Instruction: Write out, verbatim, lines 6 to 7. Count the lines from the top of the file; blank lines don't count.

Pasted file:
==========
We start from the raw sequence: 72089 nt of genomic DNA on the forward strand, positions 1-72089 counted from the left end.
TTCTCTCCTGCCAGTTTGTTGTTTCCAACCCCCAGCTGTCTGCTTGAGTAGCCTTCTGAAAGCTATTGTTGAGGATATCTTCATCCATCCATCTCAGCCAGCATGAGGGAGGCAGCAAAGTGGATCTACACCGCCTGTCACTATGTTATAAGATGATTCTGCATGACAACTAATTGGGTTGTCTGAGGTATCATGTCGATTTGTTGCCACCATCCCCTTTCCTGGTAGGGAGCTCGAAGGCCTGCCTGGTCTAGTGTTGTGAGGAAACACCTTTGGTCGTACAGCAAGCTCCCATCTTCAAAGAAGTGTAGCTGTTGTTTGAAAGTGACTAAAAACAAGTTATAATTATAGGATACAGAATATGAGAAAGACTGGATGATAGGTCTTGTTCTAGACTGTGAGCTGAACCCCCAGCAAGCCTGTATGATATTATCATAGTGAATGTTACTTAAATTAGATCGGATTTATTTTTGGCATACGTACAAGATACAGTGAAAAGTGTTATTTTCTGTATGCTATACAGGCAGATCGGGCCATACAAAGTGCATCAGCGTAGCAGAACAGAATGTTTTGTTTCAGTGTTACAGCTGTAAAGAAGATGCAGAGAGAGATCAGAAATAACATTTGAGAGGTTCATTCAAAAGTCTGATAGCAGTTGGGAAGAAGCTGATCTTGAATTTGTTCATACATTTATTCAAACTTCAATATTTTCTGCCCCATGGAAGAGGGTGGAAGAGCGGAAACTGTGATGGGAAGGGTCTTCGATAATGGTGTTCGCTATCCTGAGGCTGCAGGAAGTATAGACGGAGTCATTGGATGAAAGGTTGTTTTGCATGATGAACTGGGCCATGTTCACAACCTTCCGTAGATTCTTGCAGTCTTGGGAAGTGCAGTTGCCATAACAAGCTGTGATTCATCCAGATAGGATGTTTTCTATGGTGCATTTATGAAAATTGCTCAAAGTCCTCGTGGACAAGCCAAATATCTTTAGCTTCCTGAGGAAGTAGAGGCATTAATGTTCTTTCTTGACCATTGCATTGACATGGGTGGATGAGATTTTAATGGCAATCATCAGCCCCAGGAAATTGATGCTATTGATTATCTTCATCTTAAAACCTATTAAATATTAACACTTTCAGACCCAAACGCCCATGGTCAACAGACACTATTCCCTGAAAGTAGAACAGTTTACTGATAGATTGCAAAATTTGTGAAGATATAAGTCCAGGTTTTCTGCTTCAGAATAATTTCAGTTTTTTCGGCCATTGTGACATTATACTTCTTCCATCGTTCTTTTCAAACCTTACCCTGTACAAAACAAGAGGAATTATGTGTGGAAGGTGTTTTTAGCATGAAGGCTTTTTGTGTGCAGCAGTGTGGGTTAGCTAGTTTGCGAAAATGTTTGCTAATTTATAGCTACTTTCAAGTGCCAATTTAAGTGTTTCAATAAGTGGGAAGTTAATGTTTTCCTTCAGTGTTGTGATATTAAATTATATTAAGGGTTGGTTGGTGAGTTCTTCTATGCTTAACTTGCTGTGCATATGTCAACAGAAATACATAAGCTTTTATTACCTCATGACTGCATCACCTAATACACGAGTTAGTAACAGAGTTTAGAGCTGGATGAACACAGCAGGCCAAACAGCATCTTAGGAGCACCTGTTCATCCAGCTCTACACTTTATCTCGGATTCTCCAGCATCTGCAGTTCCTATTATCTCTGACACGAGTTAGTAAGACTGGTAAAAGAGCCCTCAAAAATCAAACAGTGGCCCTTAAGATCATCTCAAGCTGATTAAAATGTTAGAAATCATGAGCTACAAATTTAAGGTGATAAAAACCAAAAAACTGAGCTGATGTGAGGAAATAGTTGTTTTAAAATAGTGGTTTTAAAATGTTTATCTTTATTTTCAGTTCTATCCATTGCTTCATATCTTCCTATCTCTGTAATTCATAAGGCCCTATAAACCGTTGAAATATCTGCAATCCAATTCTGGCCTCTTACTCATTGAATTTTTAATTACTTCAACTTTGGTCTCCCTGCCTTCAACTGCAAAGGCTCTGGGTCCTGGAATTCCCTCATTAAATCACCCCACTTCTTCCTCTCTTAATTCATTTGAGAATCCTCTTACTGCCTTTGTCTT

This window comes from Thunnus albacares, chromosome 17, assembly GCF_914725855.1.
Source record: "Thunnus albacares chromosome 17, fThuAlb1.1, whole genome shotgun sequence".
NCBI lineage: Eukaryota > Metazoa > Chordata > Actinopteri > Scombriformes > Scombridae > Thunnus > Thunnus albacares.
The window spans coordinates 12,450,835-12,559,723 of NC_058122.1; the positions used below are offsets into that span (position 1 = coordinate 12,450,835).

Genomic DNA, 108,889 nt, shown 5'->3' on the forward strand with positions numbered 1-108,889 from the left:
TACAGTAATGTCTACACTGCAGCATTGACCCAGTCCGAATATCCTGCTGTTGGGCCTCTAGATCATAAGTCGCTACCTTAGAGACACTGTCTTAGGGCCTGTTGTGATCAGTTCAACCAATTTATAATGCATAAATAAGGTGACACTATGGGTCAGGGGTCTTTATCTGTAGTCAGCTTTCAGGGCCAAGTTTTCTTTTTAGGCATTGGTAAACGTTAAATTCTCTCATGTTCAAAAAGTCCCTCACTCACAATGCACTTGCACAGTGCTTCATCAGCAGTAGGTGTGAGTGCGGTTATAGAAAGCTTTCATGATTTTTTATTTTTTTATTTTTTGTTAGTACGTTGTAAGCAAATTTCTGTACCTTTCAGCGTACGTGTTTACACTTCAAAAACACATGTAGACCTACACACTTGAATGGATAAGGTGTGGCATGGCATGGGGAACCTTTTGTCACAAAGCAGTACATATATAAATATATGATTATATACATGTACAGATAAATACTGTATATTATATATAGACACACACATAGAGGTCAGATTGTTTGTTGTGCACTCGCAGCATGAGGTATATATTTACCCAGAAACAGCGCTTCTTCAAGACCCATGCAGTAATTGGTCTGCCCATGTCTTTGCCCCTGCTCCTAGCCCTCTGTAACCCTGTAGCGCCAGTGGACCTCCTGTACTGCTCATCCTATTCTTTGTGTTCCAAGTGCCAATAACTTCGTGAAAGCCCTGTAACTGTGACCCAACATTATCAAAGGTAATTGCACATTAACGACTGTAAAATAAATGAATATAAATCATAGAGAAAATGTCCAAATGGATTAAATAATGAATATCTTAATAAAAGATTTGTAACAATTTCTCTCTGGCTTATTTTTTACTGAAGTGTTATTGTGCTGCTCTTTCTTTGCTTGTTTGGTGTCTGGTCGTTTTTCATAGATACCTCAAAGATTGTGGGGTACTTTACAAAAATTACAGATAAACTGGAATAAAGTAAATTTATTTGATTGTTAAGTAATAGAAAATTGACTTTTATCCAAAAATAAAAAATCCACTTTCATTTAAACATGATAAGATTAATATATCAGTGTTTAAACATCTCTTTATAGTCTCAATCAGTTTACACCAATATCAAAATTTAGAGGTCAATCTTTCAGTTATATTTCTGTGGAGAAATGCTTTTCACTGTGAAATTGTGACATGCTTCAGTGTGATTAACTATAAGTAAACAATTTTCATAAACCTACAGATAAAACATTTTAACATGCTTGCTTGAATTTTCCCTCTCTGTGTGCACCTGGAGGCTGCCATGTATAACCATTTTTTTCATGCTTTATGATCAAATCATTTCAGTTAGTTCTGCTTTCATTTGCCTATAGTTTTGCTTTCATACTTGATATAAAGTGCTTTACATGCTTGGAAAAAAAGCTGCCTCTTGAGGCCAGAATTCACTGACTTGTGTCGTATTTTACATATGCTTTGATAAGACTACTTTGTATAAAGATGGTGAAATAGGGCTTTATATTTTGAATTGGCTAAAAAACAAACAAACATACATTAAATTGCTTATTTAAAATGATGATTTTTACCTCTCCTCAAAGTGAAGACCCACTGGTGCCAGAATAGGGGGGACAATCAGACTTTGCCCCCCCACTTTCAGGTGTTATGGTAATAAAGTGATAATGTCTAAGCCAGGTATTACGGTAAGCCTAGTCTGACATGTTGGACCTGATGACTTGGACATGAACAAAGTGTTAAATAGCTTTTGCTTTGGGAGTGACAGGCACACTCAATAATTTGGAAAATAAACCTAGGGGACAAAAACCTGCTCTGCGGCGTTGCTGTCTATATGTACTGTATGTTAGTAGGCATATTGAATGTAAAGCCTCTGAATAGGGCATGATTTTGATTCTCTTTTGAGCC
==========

The window spans coordinates 12,450,835-12,559,723 of NC_058122.1; the positions used below are offsets into that span (position 1 = coordinate 12,450,835).

Genomic DNA, 108,889 nt, shown 5'->3' on the forward strand with positions numbered 1-108,889 from the left: